Healthcare Quarterly

Healthcare Quarterly 9(1) January 2006 : 9-10.doi:10.12927/hcq.2006.20364

Opinions: The Leadership Gap in Healthcare - The True Deficit

Ronn Goldberg and Eileen Page

Three years ago Roy Romanow released his landmark report on Canada's national healthcare system. The report, embraced by politicians of all stripes, recommended sweeping changes to the Canadian healthcare system. And while governments have continued to throw money at the system, very few of Romanow's recommendations have actually been implemented. Why is it that after three years and billions more in spending our healthcare system still teeters on the precipice? Waiting times for treatment grow longer, emergency rooms are packed to overflowing and many Canadians do not have a primary physician. Clearly there is more to this crisis than dollars. The real deficit in our healthcare system is leadership.
Across all industries and sectors 70% of strategic initiatives and change fail to deliver on the outcomes expected. The bottom line is that it is relatively easy to analyze the situation and make recommendations about what needs to happen. It is significantly more challenging and takes leadership to actually create momentum for action to happen. The Romanow report provides ample proof of good analysis and recommendations followed by failure with regards to implementation.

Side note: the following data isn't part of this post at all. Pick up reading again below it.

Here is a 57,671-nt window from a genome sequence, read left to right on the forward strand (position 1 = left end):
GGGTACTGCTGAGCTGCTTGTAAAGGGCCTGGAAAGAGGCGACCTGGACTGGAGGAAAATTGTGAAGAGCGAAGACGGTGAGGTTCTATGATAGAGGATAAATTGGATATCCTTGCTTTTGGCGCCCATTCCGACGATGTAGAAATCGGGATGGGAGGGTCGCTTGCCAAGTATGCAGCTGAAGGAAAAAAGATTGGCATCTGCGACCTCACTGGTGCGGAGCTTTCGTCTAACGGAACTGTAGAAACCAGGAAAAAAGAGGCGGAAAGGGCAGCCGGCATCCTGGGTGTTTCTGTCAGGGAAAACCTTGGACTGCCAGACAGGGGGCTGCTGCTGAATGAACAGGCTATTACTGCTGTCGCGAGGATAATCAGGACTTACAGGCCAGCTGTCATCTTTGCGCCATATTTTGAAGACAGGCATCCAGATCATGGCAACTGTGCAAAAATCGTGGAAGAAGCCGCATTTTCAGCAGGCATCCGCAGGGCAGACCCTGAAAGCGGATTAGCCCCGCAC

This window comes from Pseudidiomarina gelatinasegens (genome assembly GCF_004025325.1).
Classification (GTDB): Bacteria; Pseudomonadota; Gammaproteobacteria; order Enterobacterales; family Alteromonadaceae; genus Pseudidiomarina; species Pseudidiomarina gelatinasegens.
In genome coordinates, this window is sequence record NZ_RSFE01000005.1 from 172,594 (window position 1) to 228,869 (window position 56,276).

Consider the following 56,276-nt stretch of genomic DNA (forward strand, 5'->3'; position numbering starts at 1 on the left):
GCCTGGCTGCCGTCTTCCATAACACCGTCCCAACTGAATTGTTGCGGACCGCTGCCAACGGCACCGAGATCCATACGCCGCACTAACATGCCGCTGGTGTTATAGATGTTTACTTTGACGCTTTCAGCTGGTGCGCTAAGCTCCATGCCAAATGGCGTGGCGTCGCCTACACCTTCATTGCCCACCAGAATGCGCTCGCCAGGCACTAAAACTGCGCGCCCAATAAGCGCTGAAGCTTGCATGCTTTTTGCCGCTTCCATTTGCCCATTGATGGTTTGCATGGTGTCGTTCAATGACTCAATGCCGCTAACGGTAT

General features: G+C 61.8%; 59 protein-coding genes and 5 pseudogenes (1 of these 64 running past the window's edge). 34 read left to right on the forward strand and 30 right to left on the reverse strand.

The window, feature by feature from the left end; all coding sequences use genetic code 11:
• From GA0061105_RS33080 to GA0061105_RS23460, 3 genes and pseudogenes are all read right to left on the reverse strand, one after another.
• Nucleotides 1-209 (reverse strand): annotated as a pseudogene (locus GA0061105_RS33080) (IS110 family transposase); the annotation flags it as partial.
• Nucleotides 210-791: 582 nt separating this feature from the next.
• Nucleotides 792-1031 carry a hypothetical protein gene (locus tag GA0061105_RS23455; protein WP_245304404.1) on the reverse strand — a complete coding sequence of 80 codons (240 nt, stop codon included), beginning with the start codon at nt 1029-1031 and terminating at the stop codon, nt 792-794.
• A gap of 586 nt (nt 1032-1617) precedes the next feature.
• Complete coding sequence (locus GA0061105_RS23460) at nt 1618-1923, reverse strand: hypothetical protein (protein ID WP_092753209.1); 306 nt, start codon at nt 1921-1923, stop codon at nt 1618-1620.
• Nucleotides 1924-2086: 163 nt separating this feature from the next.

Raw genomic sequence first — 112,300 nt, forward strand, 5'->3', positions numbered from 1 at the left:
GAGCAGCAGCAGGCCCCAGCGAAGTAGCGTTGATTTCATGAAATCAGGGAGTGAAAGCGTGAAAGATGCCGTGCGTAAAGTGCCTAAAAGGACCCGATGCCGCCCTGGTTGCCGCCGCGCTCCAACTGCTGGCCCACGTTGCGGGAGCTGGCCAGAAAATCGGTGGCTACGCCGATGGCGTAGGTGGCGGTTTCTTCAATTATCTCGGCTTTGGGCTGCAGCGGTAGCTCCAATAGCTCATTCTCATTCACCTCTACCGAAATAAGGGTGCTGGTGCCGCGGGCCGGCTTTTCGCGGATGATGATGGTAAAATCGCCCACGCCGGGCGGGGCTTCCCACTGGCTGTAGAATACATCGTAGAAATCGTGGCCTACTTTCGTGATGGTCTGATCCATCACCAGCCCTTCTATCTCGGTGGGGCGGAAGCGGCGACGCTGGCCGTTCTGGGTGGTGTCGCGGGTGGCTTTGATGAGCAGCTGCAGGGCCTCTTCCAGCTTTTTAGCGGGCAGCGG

For some reason we expect our leaders to go farther, be faster than a speeding bullet and have a plan that can scale tall buildings in a single quarter. Is it any wonder that 40% of leaders in new roles leave within a year? Historically the pronouncement of what needs to happen was followed by people scurrying to act for fear of their jobs. Now the fear of doing something wrong outweighs individual accountability. Fear, money, deals and other similar motivators do not work in changing the health system, which is made particularly complex because of all the powerful stakeholders. It is our experience that leaders are looking for effective approaches to implementing a plan - how to do it is the key to their success.

The fundamental requirement to motivate people to change is a shift in leadership style from "tell and sell" to "engage and enable." One of the recommendations from the Romanow report is to foster collaborative leadership. But it is more than collaborative leadership. Waving the flag and declaring a crisis is passé; people are too cynical and mistrusting of those who call out to rally the troops. Employees and stakeholders need to be actively involved in creating and implementing a vision that they own. They need to be listened to when the environmental and systemic barriers are standing in the way of success, and they need to be guided successfully through challenges to their thinking, interpersonal and values-based conflict and resistance. Good leadership means engaging the right people to create vision, workable strategies and concrete, practical action plans. More importantly good leaders are able to work with those who are on board, those who are skeptical and the full-on resistors, when it comes to implementation. Leaders must change the environment to enable professionals and managers to achieve the desired outcomes; otherwise bureaucratic inertia ensues and operational, managerial and financial outcomes will be thwarted.